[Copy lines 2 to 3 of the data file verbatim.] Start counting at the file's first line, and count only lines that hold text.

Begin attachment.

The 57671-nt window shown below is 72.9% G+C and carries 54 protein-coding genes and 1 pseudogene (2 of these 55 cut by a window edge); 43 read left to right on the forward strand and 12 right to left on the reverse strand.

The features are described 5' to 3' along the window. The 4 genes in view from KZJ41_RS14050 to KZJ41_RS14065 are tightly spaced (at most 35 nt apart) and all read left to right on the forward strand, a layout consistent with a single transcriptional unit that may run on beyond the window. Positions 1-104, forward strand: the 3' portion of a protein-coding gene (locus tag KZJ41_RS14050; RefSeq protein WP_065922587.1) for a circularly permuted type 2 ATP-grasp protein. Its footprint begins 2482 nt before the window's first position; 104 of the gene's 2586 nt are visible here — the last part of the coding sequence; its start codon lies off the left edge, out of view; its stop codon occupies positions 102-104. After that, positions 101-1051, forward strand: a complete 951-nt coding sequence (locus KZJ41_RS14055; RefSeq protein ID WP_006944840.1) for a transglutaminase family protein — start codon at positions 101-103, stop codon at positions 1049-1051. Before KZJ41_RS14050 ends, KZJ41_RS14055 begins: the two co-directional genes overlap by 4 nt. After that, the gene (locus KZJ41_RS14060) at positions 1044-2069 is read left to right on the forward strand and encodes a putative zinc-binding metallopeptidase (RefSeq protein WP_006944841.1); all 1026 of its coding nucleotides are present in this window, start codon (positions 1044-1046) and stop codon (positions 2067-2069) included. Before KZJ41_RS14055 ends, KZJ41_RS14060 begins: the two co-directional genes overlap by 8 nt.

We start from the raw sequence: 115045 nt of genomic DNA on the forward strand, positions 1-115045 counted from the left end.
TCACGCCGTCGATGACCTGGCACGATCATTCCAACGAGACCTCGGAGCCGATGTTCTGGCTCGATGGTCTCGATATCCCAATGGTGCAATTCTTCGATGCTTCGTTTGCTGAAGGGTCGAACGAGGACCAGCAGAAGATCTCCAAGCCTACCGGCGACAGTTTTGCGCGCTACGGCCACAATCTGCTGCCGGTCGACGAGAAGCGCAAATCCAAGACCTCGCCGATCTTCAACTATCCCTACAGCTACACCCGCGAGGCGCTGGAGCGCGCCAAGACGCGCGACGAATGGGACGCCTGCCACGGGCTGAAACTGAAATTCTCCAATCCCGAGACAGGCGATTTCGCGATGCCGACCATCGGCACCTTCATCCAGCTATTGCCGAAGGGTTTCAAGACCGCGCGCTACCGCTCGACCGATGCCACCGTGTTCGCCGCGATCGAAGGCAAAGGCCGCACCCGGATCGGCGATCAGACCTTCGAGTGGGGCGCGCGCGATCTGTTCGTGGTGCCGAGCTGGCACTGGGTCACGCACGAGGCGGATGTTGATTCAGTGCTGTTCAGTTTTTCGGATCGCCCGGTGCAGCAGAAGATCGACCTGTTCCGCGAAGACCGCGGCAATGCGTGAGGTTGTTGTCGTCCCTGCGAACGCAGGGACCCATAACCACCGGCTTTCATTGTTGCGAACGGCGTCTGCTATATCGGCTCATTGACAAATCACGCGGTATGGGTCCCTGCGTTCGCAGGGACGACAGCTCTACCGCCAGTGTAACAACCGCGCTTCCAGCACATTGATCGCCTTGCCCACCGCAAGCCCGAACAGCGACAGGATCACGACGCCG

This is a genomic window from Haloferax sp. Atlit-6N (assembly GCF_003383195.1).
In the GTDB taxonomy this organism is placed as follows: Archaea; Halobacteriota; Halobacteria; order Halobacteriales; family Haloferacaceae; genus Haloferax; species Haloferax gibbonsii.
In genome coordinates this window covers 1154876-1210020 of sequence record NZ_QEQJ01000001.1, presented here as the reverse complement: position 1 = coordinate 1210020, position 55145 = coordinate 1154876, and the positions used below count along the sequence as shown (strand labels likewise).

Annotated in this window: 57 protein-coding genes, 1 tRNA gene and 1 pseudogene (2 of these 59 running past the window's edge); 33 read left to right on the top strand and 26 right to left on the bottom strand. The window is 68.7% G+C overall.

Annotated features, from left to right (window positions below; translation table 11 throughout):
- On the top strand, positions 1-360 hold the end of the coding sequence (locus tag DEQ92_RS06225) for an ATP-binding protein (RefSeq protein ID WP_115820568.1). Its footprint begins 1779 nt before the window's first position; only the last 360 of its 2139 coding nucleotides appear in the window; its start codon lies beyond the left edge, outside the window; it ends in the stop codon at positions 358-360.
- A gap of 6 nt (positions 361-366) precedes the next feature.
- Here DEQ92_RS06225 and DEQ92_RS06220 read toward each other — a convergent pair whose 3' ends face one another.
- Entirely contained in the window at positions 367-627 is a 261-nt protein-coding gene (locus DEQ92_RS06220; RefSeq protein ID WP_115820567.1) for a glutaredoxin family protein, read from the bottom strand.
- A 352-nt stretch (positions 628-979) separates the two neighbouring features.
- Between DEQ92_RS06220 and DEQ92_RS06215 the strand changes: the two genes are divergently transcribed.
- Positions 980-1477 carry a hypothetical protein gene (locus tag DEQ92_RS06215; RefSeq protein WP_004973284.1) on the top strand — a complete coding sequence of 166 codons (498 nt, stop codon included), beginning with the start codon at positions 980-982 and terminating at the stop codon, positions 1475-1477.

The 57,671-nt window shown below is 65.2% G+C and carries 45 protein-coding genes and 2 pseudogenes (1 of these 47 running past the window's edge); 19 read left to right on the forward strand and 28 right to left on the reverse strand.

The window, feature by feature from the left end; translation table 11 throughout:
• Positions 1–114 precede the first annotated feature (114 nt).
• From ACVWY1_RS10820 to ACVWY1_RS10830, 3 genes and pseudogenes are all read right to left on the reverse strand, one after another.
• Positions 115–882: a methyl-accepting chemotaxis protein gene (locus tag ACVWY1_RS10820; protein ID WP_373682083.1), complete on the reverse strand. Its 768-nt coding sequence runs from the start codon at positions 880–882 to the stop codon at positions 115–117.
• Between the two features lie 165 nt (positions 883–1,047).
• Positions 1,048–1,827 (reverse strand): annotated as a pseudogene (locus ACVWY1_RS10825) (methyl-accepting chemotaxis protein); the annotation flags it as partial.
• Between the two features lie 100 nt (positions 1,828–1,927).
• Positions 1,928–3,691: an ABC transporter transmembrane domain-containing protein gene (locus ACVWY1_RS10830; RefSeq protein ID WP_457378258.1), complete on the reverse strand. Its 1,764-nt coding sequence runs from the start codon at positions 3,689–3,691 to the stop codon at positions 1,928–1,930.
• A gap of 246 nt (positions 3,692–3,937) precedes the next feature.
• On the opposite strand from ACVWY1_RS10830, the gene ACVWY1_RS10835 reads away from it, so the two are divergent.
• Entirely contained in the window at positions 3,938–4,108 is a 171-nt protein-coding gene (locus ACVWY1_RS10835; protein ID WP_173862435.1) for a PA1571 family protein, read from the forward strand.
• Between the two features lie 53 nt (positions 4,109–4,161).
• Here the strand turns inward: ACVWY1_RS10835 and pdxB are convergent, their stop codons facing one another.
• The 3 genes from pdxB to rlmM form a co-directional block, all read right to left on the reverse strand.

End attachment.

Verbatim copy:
The features are described 5' to 3' along the window. The 4 genes in view from KZJ41_RS14050 to KZJ41_RS14065 are tightly spaced (at most 35 nt apart) and all read left to right on the forward strand, a layout consistent with a single transcriptional unit that may run on beyond the window. Positions 1-104, forward strand: the 3' portion of a protein-coding gene (locus tag KZJ41_RS14050; RefSeq protein WP_065922587.1) for a circularly permuted type 2 ATP-grasp protein. Its footprint begins 2482 nt before the window's first position; 104 of the gene's 2586 nt are visible here — the last part of the coding sequence; its start codon lies off the left edge, out of view; its stop codon occupies positions 102-104. After that, positions 101-1051, forward strand: a complete 951-nt coding sequence (locus KZJ41_RS14055; RefSeq protein ID WP_006944840.1) for a transglutaminase family protein — start codon at positions 101-103, stop codon at positions 1049-1051. Before KZJ41_RS14050 ends, KZJ41_RS14055 begins: the two co-directional genes overlap by 4 nt. After that, the gene (locus KZJ41_RS14060) at positions 1044-2069 is read left to right on the forward strand and encodes a putative zinc-binding metallopeptidase (RefSeq protein WP_006944841.1); all 1026 of its coding nucleotides are present in this window, start codon (positions 1044-1046) and stop codon (positions 2067-2069) included. Before KZJ41_RS14055 ends, KZJ41_RS14060 begins: the two co-directional genes overlap by 8 nt.

We start from the raw sequence: 115045 nt of genomic DNA on the forward strand, positions 1-115045 counted from the left end.